A tax shield is the deliberate use of taxable expenses to offset taxable income. The intent of a tax shield is to defer or eliminate a tax liability. This can lower the effective tax rate of a business or individual. Examples of taxable expenses used as a tax shield are:
- Paying out funds for charitable contributions, to charge off the contributions as a taxable expense
- Incurring debt, in order to charge off the related interest expense as a taxable expense
- Incurring medical expenses, in order to charge off the payments as a taxable expense
- Acquiring fixed assets, in order to charge accelerated depreciation as a taxable expense
The value of a tax shield is calculated as the amount of the taxable expense, multiplied by the tax rate. Thus, if the tax rate is 35%, and the business has $1,000 of interest expense, the tax shield value of the interest expense is $350.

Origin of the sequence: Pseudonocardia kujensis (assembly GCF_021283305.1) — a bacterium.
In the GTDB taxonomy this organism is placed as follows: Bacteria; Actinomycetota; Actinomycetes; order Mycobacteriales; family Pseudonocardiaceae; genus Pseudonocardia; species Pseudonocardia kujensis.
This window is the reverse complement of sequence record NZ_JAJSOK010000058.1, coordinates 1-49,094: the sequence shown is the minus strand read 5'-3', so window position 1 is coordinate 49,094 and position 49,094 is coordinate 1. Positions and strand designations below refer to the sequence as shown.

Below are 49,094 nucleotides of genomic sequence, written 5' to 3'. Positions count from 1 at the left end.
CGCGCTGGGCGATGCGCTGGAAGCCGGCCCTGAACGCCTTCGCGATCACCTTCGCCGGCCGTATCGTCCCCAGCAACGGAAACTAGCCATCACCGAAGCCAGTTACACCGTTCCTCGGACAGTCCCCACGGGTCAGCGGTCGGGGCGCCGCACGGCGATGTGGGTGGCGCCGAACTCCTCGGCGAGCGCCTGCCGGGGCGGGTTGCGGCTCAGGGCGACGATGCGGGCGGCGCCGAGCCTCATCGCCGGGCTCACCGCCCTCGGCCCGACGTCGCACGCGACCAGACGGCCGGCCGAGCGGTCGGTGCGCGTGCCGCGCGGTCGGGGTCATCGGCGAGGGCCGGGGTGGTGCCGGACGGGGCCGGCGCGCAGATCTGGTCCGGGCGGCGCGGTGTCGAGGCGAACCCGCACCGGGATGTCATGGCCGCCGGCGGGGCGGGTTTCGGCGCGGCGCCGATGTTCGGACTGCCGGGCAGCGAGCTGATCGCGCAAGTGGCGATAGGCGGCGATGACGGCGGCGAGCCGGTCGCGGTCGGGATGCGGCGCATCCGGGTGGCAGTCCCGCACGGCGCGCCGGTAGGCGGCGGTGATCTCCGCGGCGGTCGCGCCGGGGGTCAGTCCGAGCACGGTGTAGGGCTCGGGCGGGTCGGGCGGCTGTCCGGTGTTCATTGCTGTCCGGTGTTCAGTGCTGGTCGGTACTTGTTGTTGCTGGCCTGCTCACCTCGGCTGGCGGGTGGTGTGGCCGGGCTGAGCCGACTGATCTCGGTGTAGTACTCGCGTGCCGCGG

The tax shield strategy can be used to increase the value of a business, since it reduces the tax liability that would otherwise reduce the value of the entity's assets. The effects of the tax shield should be used in all cash flow analyses, since the amount of cash paid in taxes is impacted.
Tax shield strategies are available for both business and individual tax returns.
The classic example of a tax shield strategy for an individual is to acquire a home with a mortgage. The interest expense associated with the mortgage is tax deductible, which is then offset against the taxable income of the person, resulting in a significant reduction in his or her tax liability.